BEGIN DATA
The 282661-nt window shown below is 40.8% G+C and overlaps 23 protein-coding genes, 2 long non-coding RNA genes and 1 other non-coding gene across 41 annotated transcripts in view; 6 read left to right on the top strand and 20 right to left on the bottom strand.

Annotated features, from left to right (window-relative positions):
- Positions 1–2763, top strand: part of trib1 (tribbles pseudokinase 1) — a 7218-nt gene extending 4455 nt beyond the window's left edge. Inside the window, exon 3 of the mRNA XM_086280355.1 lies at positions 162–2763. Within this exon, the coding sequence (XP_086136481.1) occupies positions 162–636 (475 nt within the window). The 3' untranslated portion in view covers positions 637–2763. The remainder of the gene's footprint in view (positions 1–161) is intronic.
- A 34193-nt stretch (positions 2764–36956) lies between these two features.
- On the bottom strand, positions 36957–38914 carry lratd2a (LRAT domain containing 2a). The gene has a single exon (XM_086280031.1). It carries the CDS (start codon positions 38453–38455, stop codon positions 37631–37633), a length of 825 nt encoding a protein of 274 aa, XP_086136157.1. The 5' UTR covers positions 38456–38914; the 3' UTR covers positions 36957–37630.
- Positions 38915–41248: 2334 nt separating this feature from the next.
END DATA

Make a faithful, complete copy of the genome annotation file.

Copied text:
The 282661-nt window shown below is 40.8% G+C and overlaps 23 protein-coding genes, 2 long non-coding RNA genes and 1 other non-coding gene across 41 annotated transcripts in view; 6 read left to right on the top strand and 20 right to left on the bottom strand.

Annotated features, from left to right (window-relative positions):
- Positions 1–2763, top strand: part of trib1 (tribbles pseudokinase 1) — a 7218-nt gene extending 4455 nt beyond the window's left edge. Inside the window, exon 3 of the mRNA XM_086280355.1 lies at positions 162–2763. Within this exon, the coding sequence (XP_086136481.1) occupies positions 162–636 (475 nt within the window). The 3' untranslated portion in view covers positions 637–2763. The remainder of the gene's footprint in view (positions 1–161) is intronic.
- A 34193-nt stretch (positions 2764–36956) lies between these two features.
- On the bottom strand, positions 36957–38914 carry lratd2a (LRAT domain containing 2a). The gene has a single exon (XM_086280031.1). It carries the CDS (start codon positions 38453–38455, stop codon positions 37631–37633), a length of 825 nt encoding a protein of 274 aa, XP_086136157.1. The 5' UTR covers positions 38456–38914; the 3' UTR covers positions 36957–37630.
- Positions 38915–41248: 2334 nt separating this feature from the next.